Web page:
Why isn't the Geneva Bible the "pefect translation?" Not KJV?

Discussion in 'Bible Versions/Translations' started by Yeshua1, Mar 29, 2013.

  1. Yeshua1

    Yeshua1
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    wasn't it translated off same sources, and wasn't it said to be the "bible of the reformers?"

    I am Nasp myself, but using the logic of the KJVO camp, why not the geneva bible instead?
     
  2. Logos1560

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    William Bradley, a KJV-only author, wrote: “The translators changed virtually nothing from William Tyndale’s New Testament in the New Testament of the Geneva Bible” (Purified Seven Times, p. 87).

    Mickey Carter noted that the Geneva “differs from the King James Version only in differing English renderings of the same Greek texts” (Things That Are Different, p. 48). Carter acknowledged that "the Geneva Bible was hated by the Catholic Church" (Ibid.). Carter maintained that the Geneva Bible “came from the same source, the same text” as the KJV, and that it is “trustworthy” (p. 121). Carter indicated that “there were no doctrinal differences” between the Geneva Bible and the KJV (p. 125). Carter asserted that the Geneva Bible “is from the same manuscripts as the King James” (Revival Fires, Sept., 1996, p. 17).
    Murray, another KJV-only advocate, claimed: "There is not one difference suggested in the Geneva and the KJ Bible" (Authorized KJB Defended, p. 160).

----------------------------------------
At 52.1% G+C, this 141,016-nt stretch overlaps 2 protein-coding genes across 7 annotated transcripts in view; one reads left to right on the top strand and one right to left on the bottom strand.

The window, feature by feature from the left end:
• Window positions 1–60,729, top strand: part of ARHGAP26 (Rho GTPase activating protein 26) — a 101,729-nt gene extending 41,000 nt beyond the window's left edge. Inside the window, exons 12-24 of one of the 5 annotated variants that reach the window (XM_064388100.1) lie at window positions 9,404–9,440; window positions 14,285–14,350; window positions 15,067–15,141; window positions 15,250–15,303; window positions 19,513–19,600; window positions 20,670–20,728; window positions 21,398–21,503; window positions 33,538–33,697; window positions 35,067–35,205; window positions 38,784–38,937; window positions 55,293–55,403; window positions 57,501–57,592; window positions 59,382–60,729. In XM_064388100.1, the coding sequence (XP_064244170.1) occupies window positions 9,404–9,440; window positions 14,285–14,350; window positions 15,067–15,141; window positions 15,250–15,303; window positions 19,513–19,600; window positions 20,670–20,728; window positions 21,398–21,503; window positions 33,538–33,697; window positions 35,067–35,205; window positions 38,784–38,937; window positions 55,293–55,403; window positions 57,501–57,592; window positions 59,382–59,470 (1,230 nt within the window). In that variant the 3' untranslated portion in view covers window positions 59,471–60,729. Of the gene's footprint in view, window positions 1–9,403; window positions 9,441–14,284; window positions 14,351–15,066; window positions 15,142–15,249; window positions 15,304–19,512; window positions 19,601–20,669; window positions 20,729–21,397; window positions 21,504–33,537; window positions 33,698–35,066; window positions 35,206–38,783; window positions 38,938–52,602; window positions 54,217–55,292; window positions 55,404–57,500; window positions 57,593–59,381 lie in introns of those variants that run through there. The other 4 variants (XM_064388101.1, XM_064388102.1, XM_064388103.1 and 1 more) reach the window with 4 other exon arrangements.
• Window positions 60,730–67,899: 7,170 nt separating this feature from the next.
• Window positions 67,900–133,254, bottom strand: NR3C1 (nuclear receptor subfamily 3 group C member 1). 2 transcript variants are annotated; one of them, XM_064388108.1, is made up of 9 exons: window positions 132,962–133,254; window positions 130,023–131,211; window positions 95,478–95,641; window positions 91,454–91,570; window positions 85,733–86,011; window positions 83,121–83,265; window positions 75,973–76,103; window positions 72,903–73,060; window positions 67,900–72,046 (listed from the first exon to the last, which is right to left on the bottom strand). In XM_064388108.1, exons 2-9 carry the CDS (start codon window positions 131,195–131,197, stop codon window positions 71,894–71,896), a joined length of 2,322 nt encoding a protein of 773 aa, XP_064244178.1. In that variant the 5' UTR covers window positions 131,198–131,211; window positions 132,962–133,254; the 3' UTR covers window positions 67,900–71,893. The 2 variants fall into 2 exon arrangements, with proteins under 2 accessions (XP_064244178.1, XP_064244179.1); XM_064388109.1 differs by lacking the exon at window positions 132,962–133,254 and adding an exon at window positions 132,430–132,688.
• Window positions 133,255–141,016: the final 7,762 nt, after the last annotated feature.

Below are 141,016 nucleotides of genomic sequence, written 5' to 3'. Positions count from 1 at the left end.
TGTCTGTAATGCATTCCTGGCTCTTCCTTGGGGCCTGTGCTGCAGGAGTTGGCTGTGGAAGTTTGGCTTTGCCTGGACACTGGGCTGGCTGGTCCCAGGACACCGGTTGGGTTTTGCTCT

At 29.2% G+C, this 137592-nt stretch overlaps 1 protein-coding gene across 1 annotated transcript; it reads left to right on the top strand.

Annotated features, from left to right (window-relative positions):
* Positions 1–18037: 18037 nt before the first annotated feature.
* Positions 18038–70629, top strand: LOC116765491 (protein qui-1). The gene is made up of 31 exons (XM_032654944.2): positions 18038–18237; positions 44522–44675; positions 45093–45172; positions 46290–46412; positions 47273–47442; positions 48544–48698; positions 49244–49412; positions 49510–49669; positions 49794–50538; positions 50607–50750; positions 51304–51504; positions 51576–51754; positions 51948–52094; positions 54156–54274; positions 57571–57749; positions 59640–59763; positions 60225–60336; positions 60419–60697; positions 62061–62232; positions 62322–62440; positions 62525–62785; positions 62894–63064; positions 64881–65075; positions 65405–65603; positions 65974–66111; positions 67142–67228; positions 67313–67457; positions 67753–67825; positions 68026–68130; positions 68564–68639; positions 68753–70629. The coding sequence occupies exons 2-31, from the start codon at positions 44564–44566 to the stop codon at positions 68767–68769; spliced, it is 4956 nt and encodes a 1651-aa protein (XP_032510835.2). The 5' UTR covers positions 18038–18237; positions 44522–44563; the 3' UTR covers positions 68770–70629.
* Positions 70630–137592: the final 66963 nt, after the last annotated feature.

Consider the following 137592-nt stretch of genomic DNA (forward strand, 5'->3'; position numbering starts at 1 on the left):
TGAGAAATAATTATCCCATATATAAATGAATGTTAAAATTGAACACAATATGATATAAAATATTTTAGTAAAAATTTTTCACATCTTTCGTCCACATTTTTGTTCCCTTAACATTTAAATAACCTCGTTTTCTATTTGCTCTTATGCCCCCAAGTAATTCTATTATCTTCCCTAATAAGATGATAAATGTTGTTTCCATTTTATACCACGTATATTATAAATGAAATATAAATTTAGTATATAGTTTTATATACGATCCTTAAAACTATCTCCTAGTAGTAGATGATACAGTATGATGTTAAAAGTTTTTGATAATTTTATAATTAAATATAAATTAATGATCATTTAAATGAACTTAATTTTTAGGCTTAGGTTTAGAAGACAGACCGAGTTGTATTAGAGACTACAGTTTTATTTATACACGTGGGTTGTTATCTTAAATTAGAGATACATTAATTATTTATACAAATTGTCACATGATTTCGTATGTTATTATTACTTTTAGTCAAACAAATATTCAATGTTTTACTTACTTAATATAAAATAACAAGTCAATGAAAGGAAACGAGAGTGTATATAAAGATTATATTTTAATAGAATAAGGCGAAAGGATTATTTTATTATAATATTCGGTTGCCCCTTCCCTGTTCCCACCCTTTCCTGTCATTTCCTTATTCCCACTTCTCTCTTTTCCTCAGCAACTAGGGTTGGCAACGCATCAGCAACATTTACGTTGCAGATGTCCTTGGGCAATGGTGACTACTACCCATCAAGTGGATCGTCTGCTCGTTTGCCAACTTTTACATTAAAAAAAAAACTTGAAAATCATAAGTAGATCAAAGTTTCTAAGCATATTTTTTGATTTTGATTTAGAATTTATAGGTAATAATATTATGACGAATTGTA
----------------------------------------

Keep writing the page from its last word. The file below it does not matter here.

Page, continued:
Gail Riplinger wrote: “The Geneva text is almost identical to the KJV” (In Awe, p. 566). Riplinger maintained that the earlier English Bibles such as Tyndale's and the Geneva are "practically identical to the KJV" (Language of the KJB, p. 5). Riplinger stated that the Geneva “follows the traditional text that underlies the King James Version” (Which Bible, p. 51).

    H. D. Williams identified the Geneva Bible as being “based on the Received Texts of the original languages of the Bible” (Word-for-Word, p. 238). D. A. Waite maintained that “the Geneva Bible (1557-60) used the Received Text” (Defending the KJB, p. 48). David Cloud suggested that the earlier English versions such as the Geneva Bible “differed only slightly from the King James Bible” (Bible Version Question/Answer, p. 92). David Loughran, a KJV-only author, wrote: “The Geneva Bible is a true ‘version’ having been translated from the original Hebrew and Greek throughout” (Bible Versions, p. 11). H. D. Williams listed the Geneva Bible as a “literal, verbal plenary translation” (Word-for-Word, p. 121). Robert Sargent referred to it as “a very good translation” (English Bible, p. 197). Peter Ruckman included the Geneva Bible on his good tree that is described at the bottom of the page as “the one, true, infallible, God-breathed Bible” (Bible Babel, p. 82).
     
  3. Logos1560

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    The popularity, wide use, and wide acceptance of the Geneva Bible are even acknowledged by some KJV-only authors. Robert Sargent and Laurence Vance both confirmed that the Geneva Bible "became the Bible of the people" (English Bible, p. 197; Brief History, p. 19). Phil Stringer referred to the Geneva as “the people’s Book“ and as “the Bible of the common man” (History, p. 13). William Bradley wrote: "The Geneva Bible was the Bible of the people, the Bible of the persecuted Christians and martyrs of the faith, the Bible of choice among English-speaking people for over one hundred years" (Purified Seven Times, p. 87). Bradley also commented: “The Geneva Bible was the most widespread English Bible for a period of about one hundred years, from the 1560’s to the 1660’s” (To All Generations, p. 64). David Cloud stated: "The Geneva quickly became the most popular English Bible and wielded a powerful influence for almost 100 years" (Rome and the Bible, p. 108). Michael Bates asserted: “It would be more than a hundred years before the Geneva Bible would finally give way to the KJV” (Inspiration, p. 291).